Like a feminist TED talk with dick jokes
A hot and humid Vogue Theatre welcomed Iliza last Friday night (February 17) with waves of spirit animal level adulation. The smell of cheap beer and club beats set the tone as the American comic, known for three Netflix specials and being the youngest winner of Last Comic Standing, hit the stage to a crowd of mostly 30 somethings decked in leather and plaid during the first days of the JFL Northwest comedy festival.
Opener Ivan Decker, a good old Vancouver boy, got the comedy ball bouncing with a charming and inoffensive set riddled with local humour. The best way to describe it would be, “Canadian Clark Kent is mildly annoyed by everyday occurrences”, with jokes focusing on snow, sales, and eating in the dark.
Decker’s witty observational humour swept several applause breaks into a hot transition to our headliner. His set was a deft, expertly crafted fifteen minutes that reeked of a “job done well” – a trait that will book him gigs but doesn’t cast him in the most memorable light.
Iliza took the stage to hoots, hollers, and a raised glass of red wine. The comic complimented the audience on being a “cleaner, happier Seattle” before launching into her best-known bit – party goblin. Like 80s kids singing along at an Our Lady Peace concert, the crowd joyfully shouted her punchlines alongside the comic’s theatrical delivery. There’s a joy to familiarity and Iliza dove into it with a wry self-awareness that kept the old material fresh in spite of the singalong.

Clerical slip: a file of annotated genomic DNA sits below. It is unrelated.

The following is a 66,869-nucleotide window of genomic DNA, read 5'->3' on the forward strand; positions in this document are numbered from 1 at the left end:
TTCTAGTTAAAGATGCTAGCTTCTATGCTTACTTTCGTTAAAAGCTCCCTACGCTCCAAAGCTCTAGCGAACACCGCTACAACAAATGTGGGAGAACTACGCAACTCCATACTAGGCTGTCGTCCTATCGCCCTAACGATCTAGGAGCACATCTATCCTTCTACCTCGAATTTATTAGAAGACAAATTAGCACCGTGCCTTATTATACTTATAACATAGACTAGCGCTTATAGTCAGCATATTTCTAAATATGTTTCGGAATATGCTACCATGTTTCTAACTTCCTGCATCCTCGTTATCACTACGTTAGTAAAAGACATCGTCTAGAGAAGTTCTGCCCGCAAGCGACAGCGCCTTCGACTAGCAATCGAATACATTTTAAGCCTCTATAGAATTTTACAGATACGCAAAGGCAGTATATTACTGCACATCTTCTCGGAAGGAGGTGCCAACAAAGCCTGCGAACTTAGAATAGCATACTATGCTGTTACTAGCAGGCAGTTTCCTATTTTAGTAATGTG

Crowd work led to references of Tiger Beat magazine, finger guns, and a “what type of hungover are you” quiz which fed into a warm-up about the female vs. male experience in dating and getting ready. But Iliza built this show with a sub-basement and it was filled with heavy issues disguised in college humour masks. A pointed statement on rape culture was a throwaway line in a bit about lip gloss. A thinly veiled jab at female self-sabotage was covered by a Vegas vacation story. Like a feminist TED talk with slick dick jokes, Iliza deftly confronted issues of body dismorphia, social media addiction, and sexual assault without alienating any of the gleeful audience.
Iliza‘s gift is a dry wit, a biting intelligence, and a casual familiarity that allows her to connect to a broad audience. She laces her humour with a pointed tip that forces the audience she’s chosen to whoop and holler at real issues. She’s the female Louis C.K. with a ten-year head start at the top. “Don’t demand respect, command respect,” she said in closing. And her stint at the JFL NorthWest festival showed her doing just that.